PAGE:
The British Library has just digitized 300 works from famous authors never seen before. This includes Virginia Woolf’s manuscript draft of Mrs Dalloway and an early travel notebook in which she begins to explore her ‘stream of consciousness’ technique and Sylvia Plath’s draft manuscripts of The Bell Jar and extracts from her diary.
The materials on Discovering Literature: 20th Century reveal the ways in which key writers of the 20th century rejected inherited traditions and experimented with new forms and themes.
Here are a few of the key things you can read for free on the British Library website
- Virginia Woolf’s manuscript draft of Mrs Dalloway and an early travel notebook in which she begins to explore her ‘stream of consciousness’ technique
- George Orwell’s notebook in which he lists ideas for what would become Nineteen Eighty-Four, including ‘newspeak’, ‘doublethink’ and ‘two minutes of hate’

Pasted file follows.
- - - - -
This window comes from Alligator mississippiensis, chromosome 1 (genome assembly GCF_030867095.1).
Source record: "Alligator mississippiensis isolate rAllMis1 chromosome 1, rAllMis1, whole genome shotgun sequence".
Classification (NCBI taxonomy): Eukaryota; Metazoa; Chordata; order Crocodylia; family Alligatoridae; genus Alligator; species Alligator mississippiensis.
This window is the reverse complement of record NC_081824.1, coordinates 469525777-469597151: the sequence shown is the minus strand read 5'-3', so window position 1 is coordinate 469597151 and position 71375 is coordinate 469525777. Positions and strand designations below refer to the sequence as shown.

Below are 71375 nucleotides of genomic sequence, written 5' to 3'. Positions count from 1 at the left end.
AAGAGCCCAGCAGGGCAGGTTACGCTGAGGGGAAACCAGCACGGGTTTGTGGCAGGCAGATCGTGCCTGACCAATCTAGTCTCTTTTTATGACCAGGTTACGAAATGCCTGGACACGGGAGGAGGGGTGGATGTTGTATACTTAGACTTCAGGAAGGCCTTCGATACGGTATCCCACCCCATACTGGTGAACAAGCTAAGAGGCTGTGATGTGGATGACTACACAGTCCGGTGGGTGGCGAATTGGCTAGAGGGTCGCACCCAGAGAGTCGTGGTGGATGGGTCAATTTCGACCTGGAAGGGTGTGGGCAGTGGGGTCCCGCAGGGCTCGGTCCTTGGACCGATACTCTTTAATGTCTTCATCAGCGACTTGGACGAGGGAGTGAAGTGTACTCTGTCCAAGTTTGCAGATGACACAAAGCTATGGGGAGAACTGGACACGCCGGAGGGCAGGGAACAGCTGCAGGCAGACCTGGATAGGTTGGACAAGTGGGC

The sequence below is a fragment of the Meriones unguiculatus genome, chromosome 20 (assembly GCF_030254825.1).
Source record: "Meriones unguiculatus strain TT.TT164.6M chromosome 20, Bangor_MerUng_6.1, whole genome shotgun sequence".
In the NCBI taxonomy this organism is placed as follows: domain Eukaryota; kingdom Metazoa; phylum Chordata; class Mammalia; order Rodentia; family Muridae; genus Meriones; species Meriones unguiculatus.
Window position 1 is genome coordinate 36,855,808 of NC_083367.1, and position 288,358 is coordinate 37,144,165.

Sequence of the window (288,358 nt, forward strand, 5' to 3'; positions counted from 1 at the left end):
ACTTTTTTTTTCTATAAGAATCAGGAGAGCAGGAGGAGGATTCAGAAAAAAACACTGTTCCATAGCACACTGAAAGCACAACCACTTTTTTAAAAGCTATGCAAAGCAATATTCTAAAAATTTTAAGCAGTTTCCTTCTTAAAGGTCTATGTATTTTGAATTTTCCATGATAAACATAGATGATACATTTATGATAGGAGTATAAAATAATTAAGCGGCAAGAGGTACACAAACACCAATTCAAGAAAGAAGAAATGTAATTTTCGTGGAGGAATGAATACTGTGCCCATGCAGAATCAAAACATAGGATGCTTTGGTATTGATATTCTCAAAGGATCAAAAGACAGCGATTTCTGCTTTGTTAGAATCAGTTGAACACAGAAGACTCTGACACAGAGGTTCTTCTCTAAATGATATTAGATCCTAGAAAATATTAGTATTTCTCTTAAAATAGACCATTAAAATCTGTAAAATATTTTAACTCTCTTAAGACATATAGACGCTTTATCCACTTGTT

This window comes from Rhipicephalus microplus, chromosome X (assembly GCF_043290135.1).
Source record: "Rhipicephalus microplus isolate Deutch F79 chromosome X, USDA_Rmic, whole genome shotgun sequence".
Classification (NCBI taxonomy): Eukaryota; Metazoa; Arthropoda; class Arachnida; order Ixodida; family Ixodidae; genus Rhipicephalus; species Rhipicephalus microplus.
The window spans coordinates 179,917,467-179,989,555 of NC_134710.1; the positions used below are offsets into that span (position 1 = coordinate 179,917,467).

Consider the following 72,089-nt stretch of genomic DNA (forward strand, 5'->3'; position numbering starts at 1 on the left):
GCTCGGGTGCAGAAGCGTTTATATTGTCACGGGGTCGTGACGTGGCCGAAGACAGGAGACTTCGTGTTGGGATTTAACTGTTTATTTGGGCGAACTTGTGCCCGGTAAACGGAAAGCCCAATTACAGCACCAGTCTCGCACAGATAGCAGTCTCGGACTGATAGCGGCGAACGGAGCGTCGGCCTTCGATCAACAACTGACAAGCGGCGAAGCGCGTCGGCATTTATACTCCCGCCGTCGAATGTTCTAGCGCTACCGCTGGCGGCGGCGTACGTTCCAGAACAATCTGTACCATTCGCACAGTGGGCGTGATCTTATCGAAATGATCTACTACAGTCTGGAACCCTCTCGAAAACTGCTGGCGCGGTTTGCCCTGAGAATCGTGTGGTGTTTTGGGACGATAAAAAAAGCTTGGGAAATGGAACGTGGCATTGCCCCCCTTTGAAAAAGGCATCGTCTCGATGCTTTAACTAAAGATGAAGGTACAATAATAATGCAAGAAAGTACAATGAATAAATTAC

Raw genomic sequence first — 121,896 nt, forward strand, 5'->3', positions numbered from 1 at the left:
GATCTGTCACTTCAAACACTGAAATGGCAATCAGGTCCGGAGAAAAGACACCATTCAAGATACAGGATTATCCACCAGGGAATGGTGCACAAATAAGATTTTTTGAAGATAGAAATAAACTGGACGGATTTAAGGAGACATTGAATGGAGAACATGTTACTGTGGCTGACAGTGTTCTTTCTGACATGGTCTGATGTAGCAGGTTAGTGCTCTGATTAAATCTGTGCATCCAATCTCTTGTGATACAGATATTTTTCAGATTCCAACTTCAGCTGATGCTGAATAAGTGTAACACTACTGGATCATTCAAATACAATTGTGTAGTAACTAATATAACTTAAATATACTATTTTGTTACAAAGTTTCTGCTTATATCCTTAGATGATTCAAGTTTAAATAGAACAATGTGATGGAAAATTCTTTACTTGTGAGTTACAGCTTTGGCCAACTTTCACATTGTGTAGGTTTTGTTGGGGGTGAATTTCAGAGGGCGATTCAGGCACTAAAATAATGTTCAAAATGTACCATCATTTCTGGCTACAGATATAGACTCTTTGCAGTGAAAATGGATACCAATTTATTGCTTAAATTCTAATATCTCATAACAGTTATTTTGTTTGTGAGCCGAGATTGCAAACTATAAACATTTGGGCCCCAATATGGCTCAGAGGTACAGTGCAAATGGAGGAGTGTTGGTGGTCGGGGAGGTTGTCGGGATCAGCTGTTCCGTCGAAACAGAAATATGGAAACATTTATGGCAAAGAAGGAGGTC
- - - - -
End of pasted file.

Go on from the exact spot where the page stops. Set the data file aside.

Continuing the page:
- Ted Hughes’s manuscript drafts of Birthday Letters
- Sylvia Plath’s draft manuscripts of The Bell Jar and extracts from her diary
- Angela Carter’s manuscript drafts of Wise Children and The Bloody Chamber
- J G Ballard’s manuscript drafts of High-Rise, Crash and Empire of the Sun
- Hanif Kureishi’s manuscript drafts of My Beautiful Laundrette and The Buddha of Suburbia
- A letter from Virginia Woolf to James Joyce’s patron, Harriet Shaw Weaver, declining to print Ulysses
- A letter from TS Eliot declining to publish George Orwell’s Animal Farm
- A poem in which James Joyce attacks contemporary Irish writers
- A letter from Bernard Shaw to Sylvia Beach in which he gives his opinion of Joyce’s Ulysses: ‘It is a revolting record of a disgusting phase of civilization; but it is a truthful one’
- A review by Angela Carter of J G Ballard’s Empire of the Sun